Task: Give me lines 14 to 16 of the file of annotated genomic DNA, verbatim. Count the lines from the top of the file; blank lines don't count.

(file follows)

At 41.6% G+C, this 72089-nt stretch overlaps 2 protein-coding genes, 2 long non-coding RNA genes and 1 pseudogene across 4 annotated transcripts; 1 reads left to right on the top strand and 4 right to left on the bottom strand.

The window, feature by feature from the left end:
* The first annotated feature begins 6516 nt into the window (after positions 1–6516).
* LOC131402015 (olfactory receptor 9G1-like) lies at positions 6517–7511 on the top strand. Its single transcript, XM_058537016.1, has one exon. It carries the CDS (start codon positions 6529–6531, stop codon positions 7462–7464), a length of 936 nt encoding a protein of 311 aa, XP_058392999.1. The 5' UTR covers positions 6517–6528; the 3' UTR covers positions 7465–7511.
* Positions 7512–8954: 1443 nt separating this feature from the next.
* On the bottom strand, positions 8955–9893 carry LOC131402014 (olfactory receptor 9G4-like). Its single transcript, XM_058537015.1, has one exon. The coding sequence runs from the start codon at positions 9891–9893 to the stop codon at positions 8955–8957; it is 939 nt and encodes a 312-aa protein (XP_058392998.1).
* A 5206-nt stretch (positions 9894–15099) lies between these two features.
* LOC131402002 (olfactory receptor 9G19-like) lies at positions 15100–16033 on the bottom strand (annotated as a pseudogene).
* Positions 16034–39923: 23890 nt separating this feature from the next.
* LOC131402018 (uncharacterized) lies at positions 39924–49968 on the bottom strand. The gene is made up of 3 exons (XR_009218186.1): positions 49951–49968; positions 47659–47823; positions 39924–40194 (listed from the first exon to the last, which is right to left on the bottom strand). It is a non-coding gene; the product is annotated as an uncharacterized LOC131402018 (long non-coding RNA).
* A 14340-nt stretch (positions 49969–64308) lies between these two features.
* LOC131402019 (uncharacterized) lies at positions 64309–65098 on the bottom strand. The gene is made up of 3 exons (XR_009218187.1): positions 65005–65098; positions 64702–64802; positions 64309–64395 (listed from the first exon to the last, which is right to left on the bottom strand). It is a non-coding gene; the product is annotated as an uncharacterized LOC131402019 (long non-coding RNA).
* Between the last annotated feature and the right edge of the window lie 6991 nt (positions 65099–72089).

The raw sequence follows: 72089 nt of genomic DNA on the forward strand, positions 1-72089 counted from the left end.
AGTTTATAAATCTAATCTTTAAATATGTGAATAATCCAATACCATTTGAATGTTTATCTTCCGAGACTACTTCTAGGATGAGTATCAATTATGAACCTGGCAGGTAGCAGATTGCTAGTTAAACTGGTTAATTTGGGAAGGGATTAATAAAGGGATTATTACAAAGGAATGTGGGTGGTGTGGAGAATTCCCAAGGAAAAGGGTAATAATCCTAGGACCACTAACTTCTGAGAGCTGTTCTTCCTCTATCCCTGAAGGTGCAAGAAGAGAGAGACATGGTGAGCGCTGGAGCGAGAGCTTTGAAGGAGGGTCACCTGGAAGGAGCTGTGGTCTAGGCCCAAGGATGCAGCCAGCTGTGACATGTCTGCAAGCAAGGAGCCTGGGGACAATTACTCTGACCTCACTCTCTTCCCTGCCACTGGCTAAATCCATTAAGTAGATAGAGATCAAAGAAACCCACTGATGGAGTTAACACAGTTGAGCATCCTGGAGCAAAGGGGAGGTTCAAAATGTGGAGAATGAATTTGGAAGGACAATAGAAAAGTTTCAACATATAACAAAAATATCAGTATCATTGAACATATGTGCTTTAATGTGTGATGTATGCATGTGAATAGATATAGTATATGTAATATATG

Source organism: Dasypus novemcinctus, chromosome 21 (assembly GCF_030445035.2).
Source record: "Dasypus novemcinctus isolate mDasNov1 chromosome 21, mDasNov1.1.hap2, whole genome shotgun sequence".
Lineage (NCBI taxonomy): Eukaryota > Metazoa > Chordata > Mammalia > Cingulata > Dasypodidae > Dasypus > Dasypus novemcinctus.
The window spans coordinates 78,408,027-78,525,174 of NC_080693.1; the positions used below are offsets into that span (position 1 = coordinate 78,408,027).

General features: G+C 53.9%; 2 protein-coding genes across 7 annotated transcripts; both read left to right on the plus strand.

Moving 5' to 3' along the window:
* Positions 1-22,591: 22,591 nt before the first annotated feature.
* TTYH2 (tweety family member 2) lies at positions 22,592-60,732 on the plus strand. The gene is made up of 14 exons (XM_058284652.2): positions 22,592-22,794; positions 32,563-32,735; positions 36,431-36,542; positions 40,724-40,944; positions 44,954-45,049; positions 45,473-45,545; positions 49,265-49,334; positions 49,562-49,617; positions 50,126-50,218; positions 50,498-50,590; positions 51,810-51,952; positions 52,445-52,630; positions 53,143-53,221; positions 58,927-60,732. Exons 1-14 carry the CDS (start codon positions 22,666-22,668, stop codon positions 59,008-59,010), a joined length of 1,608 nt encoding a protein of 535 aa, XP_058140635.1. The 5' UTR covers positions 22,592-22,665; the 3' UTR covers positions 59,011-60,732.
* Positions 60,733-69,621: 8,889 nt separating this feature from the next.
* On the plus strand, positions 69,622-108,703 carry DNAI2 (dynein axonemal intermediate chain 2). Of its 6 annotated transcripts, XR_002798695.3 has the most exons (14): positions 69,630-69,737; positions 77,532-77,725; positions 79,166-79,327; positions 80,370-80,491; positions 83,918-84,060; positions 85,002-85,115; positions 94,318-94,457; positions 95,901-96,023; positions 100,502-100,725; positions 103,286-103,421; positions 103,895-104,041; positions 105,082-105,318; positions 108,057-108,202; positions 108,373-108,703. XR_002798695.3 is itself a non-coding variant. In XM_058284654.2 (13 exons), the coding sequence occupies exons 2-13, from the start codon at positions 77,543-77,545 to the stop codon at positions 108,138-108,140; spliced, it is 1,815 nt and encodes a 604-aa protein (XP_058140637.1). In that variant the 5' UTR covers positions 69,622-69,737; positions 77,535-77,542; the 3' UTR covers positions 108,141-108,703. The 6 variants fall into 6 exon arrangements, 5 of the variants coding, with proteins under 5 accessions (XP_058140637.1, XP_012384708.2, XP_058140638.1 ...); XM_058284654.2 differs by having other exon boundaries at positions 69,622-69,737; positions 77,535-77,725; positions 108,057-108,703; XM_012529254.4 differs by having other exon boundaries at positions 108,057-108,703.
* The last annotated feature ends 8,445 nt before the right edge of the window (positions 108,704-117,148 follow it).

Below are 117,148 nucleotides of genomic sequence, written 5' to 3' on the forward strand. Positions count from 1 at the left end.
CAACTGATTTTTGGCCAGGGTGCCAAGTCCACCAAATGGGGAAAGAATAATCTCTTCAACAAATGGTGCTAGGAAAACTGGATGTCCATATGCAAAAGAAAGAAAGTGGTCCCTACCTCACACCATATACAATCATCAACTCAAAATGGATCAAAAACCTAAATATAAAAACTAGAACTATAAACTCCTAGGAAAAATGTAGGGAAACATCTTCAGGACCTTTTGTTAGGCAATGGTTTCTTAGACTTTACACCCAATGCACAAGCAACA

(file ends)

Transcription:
The raw sequence follows: 72089 nt of genomic DNA on the forward strand, positions 1-72089 counted from the left end.
AGTTTATAAATCTAATCTTTAAATATGTGAATAATCCAATACCATTTGAATGTTTATCTTCCGAGACTACTTCTAGGATGAGTATCAATTATGAACCTGGCAGGTAGCAGATTGCTAGTTAAACTGGTTAATTTGGGAAGGGATTAATAAAGGGATTATTACAAAGGAATGTGGGTGGTGTGGAGAATTCCCAAGGAAAAGGGTAATAATCCTAGGACCACTAACTTCTGAGAGCTGTTCTTCCTCTATCCCTGAAGGTGCAAGAAGAGAGAGACATGGTGAGCGCTGGAGCGAGAGCTTTGAAGGAGGGTCACCTGGAAGGAGCTGTGGTCTAGGCCCAAGGATGCAGCCAGCTGTGACATGTCTGCAAGCAAGGAGCCTGGGGACAATTACTCTGACCTCACTCTCTTCCCTGCCACTGGCTAAATCCATTAAGTAGATAGAGATCAAAGAAACCCACTGATGGAGTTAACACAGTTGAGCATCCTGGAGCAAAGGGGAGGTTCAAAATGTGGAGAATGAATTTGGAAGGACAATAGAAAAGTTTCAACATATAACAAAAATATCAGTATCATTGAACATATGTGCTTTAATGTGTGATGTATGCATGTGAATAGATATAGTATATGTAATATATG

Source organism: Dasypus novemcinctus, chromosome 21 (assembly GCF_030445035.2).